Movies

‘Oh Manapenne’ movie review: A feel-good romance that feels refreshing despite its contrivances

Harish Kalyan and Priya Bhavani Shankar in ‘Oh Manapenne’   | Photo Credit: Special Arrangement

(Disclaimer: I have not watched Oh Manapenne’s original, Tharun Bhascker’s National Award-winning Pelli Choopulu. In a way, that is good because, with remakes, the film-watching mostly becomes an exercise in comparison.)

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Despite its Telugu cinema roots, Kaarthikk Sundar’s debut film, Oh Manapenne, reminded me of Malayalam cinema; the feeling of warmth it attempts to evoke through simple, no-frills storytelling we have now come to associate with filmmakers in Kerala. There is hardly anything that does not serve the purpose of the plot. No unnecessary action sequences. No independent comedy tracks. No narration-pausing songs. And there is nothing extraordinary at stake too: it is just a boy meets girl story. But how they meet and how that meeting changes their lives makes it heart-warming.

The film opens with Karthik (Harish Kalyan) and his family and friends hurrying to get to a girl’s house for matchmaking. They struggle to find their way. Meanwhile, at Shruthi’s (Priya Bhavani Shankar) house, her room door has an issue with its lock. Karthik, then, finally makes it to Shruthi’s house. At the doorstep, he sees her and introduces himself as the "payyan" (boy) before telling her his name. She says she is the "ponnu" (girl). Just then, her pet pigeon shits on his shirt. So, he has to go to her room to wash it. And, Shruthi's cousin, a little boy, shuts her door by mistake. The "girl" and the "boy" meet this way. They happen to get stuck inside a room. So, they start talking without formal introductions. Just as they get to know more about each other, the door opens. Karthik's father tells him that they are at the wrong house! Shruthi is not the girl they were supposed to meet.

Oh Manapenne
  • Director: Kaarthikk Sundar
  • Cast: Harish Kalyan, Priya Bhavani Shankar, Abishek Kumar, Anbuthasan, Ashwin Kumar Lakshmikanthan and others
  • Storyline: A good-for-nothing guy changes his ways after meeting an enterprising girl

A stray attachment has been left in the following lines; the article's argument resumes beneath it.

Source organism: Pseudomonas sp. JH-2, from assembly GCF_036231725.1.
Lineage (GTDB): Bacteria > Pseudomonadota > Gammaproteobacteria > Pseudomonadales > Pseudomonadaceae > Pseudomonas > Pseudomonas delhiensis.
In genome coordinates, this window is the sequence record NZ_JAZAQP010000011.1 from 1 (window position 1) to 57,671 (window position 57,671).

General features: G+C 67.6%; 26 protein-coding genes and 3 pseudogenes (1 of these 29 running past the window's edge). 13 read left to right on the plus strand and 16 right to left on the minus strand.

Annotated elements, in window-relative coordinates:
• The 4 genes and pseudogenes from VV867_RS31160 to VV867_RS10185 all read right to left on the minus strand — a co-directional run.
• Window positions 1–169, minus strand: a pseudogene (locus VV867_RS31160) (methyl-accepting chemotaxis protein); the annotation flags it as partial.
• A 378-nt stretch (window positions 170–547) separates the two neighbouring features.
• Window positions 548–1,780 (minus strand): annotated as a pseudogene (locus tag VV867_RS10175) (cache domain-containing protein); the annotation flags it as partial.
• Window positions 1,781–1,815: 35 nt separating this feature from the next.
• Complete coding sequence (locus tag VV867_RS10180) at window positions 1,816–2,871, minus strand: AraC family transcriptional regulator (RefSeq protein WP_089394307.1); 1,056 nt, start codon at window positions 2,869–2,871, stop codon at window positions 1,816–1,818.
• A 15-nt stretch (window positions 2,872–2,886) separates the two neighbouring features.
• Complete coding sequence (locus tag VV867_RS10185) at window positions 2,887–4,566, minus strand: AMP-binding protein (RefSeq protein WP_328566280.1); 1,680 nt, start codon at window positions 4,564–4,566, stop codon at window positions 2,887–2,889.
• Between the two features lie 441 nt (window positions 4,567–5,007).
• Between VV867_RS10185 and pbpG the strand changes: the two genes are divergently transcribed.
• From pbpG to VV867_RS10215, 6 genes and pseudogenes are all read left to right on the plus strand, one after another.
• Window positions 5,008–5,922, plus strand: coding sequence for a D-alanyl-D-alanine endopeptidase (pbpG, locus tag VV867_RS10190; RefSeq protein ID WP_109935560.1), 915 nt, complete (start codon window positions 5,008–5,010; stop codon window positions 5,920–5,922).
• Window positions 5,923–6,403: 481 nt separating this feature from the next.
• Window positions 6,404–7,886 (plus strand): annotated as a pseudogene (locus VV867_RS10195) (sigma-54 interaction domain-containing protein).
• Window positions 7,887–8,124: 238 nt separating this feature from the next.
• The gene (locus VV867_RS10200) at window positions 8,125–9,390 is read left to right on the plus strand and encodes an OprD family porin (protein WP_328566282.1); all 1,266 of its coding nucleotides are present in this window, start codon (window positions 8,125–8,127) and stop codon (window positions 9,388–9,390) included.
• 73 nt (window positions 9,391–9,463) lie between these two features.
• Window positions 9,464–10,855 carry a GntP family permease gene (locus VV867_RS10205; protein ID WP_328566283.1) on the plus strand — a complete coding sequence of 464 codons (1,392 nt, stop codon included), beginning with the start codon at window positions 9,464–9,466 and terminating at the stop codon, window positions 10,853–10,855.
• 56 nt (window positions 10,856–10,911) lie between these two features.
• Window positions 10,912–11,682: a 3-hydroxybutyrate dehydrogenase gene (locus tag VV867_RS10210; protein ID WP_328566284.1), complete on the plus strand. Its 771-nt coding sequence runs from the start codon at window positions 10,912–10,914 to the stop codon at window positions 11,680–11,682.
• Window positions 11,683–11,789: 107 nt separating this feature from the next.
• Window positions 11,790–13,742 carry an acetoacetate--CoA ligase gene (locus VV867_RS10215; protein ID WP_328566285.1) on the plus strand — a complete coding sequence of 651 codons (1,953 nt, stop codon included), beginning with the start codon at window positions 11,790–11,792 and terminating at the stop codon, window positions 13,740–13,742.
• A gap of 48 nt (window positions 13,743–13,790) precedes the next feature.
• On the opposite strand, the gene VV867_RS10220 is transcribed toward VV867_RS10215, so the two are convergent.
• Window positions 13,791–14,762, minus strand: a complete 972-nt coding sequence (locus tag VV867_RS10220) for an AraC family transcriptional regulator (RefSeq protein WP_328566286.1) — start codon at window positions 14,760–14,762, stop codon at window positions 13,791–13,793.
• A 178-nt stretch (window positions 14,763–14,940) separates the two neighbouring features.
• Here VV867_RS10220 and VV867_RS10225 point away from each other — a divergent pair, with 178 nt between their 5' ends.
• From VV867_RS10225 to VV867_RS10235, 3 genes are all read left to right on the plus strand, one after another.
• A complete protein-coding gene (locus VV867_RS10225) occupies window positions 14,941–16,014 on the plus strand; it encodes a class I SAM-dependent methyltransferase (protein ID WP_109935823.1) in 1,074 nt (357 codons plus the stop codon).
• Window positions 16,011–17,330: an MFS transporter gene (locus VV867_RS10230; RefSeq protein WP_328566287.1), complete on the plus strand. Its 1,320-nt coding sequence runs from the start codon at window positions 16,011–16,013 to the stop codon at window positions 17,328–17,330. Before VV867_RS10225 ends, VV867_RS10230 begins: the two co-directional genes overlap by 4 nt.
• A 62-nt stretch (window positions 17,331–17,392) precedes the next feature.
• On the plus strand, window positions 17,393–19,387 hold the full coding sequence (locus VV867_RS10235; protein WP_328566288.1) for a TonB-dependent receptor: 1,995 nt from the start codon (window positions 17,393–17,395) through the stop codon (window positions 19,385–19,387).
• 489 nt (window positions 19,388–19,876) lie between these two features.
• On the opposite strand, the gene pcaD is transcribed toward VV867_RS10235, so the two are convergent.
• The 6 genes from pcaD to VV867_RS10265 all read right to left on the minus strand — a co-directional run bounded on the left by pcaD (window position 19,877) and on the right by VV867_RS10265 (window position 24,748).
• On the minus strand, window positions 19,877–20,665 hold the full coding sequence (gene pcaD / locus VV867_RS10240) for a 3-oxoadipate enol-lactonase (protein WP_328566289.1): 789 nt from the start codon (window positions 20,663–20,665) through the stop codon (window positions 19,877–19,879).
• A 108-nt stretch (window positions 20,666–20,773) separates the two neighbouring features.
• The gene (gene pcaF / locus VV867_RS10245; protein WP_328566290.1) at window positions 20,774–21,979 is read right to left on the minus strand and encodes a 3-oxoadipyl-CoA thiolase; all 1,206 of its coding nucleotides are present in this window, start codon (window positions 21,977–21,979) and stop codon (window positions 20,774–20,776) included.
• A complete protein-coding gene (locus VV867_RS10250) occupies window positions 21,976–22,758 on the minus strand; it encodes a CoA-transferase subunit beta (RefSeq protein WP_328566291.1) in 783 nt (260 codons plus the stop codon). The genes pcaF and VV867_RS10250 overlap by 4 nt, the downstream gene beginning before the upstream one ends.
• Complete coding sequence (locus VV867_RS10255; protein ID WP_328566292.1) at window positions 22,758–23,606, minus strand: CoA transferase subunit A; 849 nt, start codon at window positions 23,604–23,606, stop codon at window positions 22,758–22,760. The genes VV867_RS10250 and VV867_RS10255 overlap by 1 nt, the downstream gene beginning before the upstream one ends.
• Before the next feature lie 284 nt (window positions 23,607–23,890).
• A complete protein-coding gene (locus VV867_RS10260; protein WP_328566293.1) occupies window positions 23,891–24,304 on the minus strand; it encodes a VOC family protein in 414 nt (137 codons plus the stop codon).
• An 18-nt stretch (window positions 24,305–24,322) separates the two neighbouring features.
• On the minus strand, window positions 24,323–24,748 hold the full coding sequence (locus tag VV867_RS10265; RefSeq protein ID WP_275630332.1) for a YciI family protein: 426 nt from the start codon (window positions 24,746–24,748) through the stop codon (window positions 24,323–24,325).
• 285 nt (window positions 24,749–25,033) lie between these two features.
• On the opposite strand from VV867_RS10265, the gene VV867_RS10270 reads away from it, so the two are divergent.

• Duration: 140 minutes

However, at the end of the film, we realise that Shruthi is the girl Karthik was supposed to meet. All the little mishaps on the day of their meeting, including the pigeon shitting on his shirt, were serendipitous.

These happy coincidences flow one after another. But soon after, the film starts feeling contrived. Writing seems to be the prime suspect. There are oft-too-seen Tamil cinema character traits. Karthik is trying to clear his arrears in BE, so he does not even know how to spell ‘thermodynamics’ when his dad asks him to. Karthik's friend, who is also a wastrel like him, has to behave like an alcoholic. He says something along the lines of "Dry day naale sogam dhaan da. Bloody unprofessional drinkers." Karthik's ex-girlfriend is a sponger who forces him to pay her parlour expenses. At one point, Karthik calls Shruthi's idea of a food truck business "restaurant on wheels". The latter, an MBA gold-medallist, is super-impressed he called it that. It is difficult not to doubt Shruthi's copywriting skills. The ending was also a little too convenient and slightly over-the-top.

Yet despite these contrivances, the second half has a lot of moments that make it likeable. Harish Kalyan appears convincing as a good-for-nothing guy who slowly amends his ways because of the girl he meets. The character reminds one of Siddharth Mehra (Ranbir Kapoor) from Wake Up Sid.

I, however, liked Priya Bhavani Shankar's character and performance more. Considering female characters in Tamil cinema are mostly insignificant and "strong female characters" usually keep mouthing lines about women empowerment, Shruthi was refreshing. She is enterprising but also real with her flaws and vulnerabilities. When Karthik tells her he is okay to marry someone for dowry, she does not lecture him about the evils of dowry; instead, she makes him realise how he does not respect himself. When her ex-boyfriend who dumped her without notice returns to apologise, she slaps him. "This is not for breaking up. But for not doing it properly," she tells him. She is soon back on her feet, trying to start a business. Though Karthik mends his ways because of her, Shruthi is not merely his redemption arc. One hopes to see more such women on screen.

Oh Manapenne is currently streaming on Disney+Hotstar


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Printable version | Dec 3, 2021 10:54:20 AM | https://www.thehindu.com/entertainment/movies/oh-manapenne-review-harish-kalyan-priya-bhavani-shankar/article37125233.ece

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